Importantly, cycling facilities also benefit those who don’t ride a bicycle. Multi-use paths are used by pedestrians, in-line skaters, electric wheelchairs, personal mobility scooters, and skateboards. Traffic calming along bicycle routes benefits neighbourhoods, making streets safer for all pedestrians. But it has particular benefit for seniors, children, and the disabled. Bike lanes along busy streets calm traffic, enhancing the pedestrian environment and creating a more welcoming retail atmosphere.

    Accelerated Investment

    In our Cycling Strategy. we recommend a significant acceleration of the investment in cycling networks including bicycle paths, separated bicycle lanes and other high quality bicycle facilities totalling $175 million per year by all levels of government. This investment in infrastructure, accompanied by funding for education, promotion, and end-of-trip facilities, will enable residents and visitors of all ages and abilities to safely and conveniently cycle throughout the province, fostering healthier individuals and communities.

    Take Action

    We encourage the Provincial Government to show strong leadership by committing $100 per year for cycling and walking networks in communities around B.C.

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    Let the Leaders Know You Want Increased Cycling Investment
    Tell them what the problems and solutions are in your community and what better cycling would mean for your family and friends.

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  • posted about Remove the PST and Add Rebates for Electric Bikes on Facebook 2016-12-29 00:49:54 -0800
    A car weighs 3000 pounds. A bike weighs 30 pounds. That is a difference of 100. A bike is 100 times smaller. 100 times more energy efficient. And 100 times better than a car. For that, a bike should get 100 times the subsidy that cars get. Think about it.

    Remove the PST and Add Rebates for Electric Bikes

    Currently in B.C. bicycles and transportation fares are exempt from PST charges, and clean energy vehicles are eligible for rebates up to $5,000. Purchases of new electric bicycles, and their electric parts, are charged PST, and are not eligible for rebates. Something doesn’t seem right here, does it?

    Take Action: Email the Premier

    For a brief period of time, when B.C. was running the HST tax, electric bikes did, in fact, receive tax exemptions. It seems that in the transition back to the system we currently use, minor details such as taxes on assisted bikes slipped through the cracks.  

    For small business owners however, this detail feels rather significant. "It's really quite a hassle." Says Paul Dragan of Reckless Bikes. "When repairing an electric bike, we have to charge PST on the electric parts like the battery and motor while there is no PST on the bike parts like wheels and brakes.". Creating two separate lines, and a once unnecessary step to small business’s financial records, is cumbersome and aggravating.

    For individuals, the re-added tax could be a barrier to purchasing, or converting to, an e-bike. Electric bikes suitable for commuting typically cost $1500-$3000, making the suggested PST exemption worth about $105 - $210 for buyers, plus on-going PST charges on maintaining parts. Additionally, a rebate would provide financial incentives for individuals to incorporate active transportation into their daily lives.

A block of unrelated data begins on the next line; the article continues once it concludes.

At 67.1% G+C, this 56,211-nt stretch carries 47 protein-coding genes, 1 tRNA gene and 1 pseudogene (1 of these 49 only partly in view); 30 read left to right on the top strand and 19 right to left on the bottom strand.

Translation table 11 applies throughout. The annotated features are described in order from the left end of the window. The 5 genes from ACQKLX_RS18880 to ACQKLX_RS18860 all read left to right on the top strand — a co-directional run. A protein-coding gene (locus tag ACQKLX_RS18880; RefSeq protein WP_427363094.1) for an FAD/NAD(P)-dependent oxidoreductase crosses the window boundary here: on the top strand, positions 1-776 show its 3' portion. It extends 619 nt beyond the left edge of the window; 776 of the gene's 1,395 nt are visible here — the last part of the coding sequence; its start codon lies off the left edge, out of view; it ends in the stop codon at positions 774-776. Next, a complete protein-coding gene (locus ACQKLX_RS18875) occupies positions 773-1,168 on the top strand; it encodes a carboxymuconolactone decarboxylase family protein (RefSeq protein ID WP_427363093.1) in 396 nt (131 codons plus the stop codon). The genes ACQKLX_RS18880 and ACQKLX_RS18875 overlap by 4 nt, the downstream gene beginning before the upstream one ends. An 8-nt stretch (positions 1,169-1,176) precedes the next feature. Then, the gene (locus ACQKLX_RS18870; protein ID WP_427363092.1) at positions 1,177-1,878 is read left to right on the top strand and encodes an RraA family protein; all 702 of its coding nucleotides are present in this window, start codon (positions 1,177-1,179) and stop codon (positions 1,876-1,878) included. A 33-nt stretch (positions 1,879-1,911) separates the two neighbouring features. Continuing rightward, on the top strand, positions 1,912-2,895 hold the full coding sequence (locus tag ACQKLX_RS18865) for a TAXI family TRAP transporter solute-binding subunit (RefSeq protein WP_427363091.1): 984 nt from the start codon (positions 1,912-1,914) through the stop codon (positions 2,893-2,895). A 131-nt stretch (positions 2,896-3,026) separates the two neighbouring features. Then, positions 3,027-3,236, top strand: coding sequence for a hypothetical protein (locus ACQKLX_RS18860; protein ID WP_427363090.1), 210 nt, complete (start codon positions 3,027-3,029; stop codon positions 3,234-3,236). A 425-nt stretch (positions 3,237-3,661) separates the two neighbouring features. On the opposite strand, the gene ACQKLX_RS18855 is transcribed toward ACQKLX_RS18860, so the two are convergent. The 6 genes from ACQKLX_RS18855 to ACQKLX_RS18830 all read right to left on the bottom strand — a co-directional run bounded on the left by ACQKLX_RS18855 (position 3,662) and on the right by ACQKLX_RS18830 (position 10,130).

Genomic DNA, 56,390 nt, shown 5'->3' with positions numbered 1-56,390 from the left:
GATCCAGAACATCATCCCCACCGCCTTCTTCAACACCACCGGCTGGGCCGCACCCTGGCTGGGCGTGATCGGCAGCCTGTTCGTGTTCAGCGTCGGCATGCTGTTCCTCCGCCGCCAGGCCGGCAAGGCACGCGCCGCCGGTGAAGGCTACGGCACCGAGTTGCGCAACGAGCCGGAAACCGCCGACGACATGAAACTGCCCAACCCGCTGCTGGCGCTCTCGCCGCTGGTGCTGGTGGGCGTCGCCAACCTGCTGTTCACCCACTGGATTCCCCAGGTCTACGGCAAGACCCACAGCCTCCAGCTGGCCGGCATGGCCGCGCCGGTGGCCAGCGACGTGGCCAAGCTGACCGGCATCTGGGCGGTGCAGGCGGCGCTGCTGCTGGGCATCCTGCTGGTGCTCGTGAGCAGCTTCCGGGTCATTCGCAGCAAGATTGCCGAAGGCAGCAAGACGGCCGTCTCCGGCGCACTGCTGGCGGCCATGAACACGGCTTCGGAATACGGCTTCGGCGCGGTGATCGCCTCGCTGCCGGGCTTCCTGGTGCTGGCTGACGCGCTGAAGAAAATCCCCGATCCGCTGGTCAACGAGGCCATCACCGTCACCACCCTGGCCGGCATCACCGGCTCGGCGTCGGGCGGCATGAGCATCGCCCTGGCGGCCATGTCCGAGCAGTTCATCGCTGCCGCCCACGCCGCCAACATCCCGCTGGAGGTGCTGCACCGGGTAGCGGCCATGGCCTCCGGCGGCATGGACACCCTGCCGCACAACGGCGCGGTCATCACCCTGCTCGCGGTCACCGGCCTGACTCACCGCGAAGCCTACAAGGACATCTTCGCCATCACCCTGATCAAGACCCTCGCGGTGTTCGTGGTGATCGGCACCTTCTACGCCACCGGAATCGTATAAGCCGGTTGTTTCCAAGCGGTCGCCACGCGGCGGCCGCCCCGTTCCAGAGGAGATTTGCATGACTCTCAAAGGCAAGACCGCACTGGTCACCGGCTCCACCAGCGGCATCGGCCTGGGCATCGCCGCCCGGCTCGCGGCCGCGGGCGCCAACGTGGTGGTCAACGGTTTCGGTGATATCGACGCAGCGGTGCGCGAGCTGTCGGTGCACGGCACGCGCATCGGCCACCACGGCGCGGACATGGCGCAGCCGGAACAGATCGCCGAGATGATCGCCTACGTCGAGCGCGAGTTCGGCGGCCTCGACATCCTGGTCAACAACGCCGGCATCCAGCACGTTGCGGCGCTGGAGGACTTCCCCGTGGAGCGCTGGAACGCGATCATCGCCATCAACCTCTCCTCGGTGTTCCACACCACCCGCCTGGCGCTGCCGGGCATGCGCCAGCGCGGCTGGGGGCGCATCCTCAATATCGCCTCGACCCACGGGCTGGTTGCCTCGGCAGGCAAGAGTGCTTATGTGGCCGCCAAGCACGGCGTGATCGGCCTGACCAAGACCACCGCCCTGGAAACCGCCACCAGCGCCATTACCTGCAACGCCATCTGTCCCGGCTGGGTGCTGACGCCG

Electric bikes are being studied by biking centres around the world. The Netherlands, and Norway have measured significant increases in bicycle trip length, and frequency due to use of electric bikes.  In 2013, a survey in the Netherlands reported that 5 percent of the total population, and 10 percent of the 60+ population owned an e-bike, and those with electric models ride twice as many kilometers compared to the 60+ cyclists with a regular bike. In 2014, they found that those with e-bikes rode 22% more kilometres per week, and the average commuting distance rose from 6.3 to 9.8 kilometres. Assisted bikes make up 21% of bicycles sales in the Netherlands.

    Electric bicycles remove accessibility barriers by allowing riders to conquer hills, speeds, and distances that would otherwise be impossible for some people. These machines, that emit zero carbon, make active transportation a viable option for a broader population, opening it up to all ages and abilities, especially in combination with safe cycling infrastructure.

    With B.C.’s aggressive climate targets for 2050, and municipal initiatives to increase active transportation, removing financial barriers to access electric bicycles is logical. Considering that it was not long ago that we actually didn’t pay taxes on these bikes, it is more of an error correction, than a radical request.

    The British Columbia Cycling Coalition has submitted a formal request to remove the PST and add rebates, similar to those available for electric cars, as part of their Climate Leadership Action Plan recommendation.

    Also included in the recommendations a billion dollars over ten years for bike paths and protected bike lanes as well as improved design standards that can safely accommodate electric bikes and enable longer distance commuting.

    More Info

    Electric Bicycle Affordability Submission - Sept 2019 | BC Cycling Coalition

     

    Official response from submitted

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    Take Action: Tell the Leaders to Remove the PST and Add Rebates for E-bikes
    Let them know how more affordable electric bikes and dramatically increased investment in cycling networks will help you and others in your community get around.
    1,106 PEOPLE HAVE SENT EMAILS